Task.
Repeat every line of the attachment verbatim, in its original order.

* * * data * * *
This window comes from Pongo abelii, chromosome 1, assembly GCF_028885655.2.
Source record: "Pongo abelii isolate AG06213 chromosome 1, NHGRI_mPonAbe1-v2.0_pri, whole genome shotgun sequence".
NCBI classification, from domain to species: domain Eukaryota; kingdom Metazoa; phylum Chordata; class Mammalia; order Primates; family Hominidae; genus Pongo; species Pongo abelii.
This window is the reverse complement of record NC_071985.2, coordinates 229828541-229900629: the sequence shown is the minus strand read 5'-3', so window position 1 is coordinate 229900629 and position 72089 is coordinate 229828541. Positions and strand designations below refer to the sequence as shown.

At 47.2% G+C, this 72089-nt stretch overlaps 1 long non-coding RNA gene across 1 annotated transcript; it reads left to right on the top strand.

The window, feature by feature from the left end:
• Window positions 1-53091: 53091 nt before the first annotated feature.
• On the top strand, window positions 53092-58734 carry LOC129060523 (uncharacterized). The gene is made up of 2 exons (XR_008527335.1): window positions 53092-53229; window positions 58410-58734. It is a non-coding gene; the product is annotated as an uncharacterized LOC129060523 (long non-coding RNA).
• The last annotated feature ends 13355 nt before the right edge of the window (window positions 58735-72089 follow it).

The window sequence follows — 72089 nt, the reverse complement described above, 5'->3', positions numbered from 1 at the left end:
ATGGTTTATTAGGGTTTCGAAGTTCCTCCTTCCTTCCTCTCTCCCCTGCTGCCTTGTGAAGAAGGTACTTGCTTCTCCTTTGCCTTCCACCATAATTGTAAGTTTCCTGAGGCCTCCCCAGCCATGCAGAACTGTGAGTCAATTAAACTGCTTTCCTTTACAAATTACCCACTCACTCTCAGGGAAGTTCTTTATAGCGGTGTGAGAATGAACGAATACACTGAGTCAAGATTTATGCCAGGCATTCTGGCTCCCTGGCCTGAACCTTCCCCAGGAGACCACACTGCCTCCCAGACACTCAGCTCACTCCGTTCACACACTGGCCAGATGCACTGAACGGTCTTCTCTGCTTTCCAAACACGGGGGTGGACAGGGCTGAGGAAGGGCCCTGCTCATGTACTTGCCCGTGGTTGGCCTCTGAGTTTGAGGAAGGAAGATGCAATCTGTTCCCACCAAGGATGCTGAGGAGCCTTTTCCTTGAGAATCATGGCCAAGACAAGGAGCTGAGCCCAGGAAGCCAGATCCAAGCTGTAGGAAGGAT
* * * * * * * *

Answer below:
This window comes from Pongo abelii, chromosome 1, assembly GCF_028885655.2.
Source record: "Pongo abelii isolate AG06213 chromosome 1, NHGRI_mPonAbe1-v2.0_pri, whole genome shotgun sequence".
NCBI classification, from domain to species: domain Eukaryota; kingdom Metazoa; phylum Chordata; class Mammalia; order Primates; family Hominidae; genus Pongo; species Pongo abelii.
This window is the reverse complement of record NC_071985.2, coordinates 229828541-229900629: the sequence shown is the minus strand read 5'-3', so window position 1 is coordinate 229900629 and position 72089 is coordinate 229828541. Positions and strand designations below refer to the sequence as shown.

At 47.2% G+C, this 72089-nt stretch overlaps 1 long non-coding RNA gene across 1 annotated transcript; it reads left to right on the top strand.

The window, feature by feature from the left end:
• Window positions 1-53091: 53091 nt before the first annotated feature.
• On the top strand, window positions 53092-58734 carry LOC129060523 (uncharacterized). The gene is made up of 2 exons (XR_008527335.1): window positions 53092-53229; window positions 58410-58734. It is a non-coding gene; the product is annotated as an uncharacterized LOC129060523 (long non-coding RNA).
• The last annotated feature ends 13355 nt before the right edge of the window (window positions 58735-72089 follow it).

The window sequence follows — 72089 nt, the reverse complement described above, 5'->3', positions numbered from 1 at the left end:
ATGGTTTATTAGGGTTTCGAAGTTCCTCCTTCCTTCCTCTCTCCCCTGCTGCCTTGTGAAGAAGGTACTTGCTTCTCCTTTGCCTTCCACCATAATTGTAAGTTTCCTGAGGCCTCCCCAGCCATGCAGAACTGTGAGTCAATTAAACTGCTTTCCTTTACAAATTACCCACTCACTCTCAGGGAAGTTCTTTATAGCGGTGTGAGAATGAACGAATACACTGAGTCAAGATTTATGCCAGGCATTCTGGCTCCCTGGCCTGAACCTTCCCCAGGAGACCACACTGCCTCCCAGACACTCAGCTCACTCCGTTCACACACTGGCCAGATGCACTGAACGGTCTTCTCTGCTTTCCAAACACGGGGGTGGACAGGGCTGAGGAAGGGCCCTGCTCATGTACTTGCCCGTGGTTGGCCTCTGAGTTTGAGGAAGGAAGATGCAATCTGTTCCCACCAAGGATGCTGAGGAGCCTTTTCCTTGAGAATCATGGCCAAGACAAGGAGCTGAGCCCAGGAAGCCAGATCCAAGCTGTAGGAAGGAT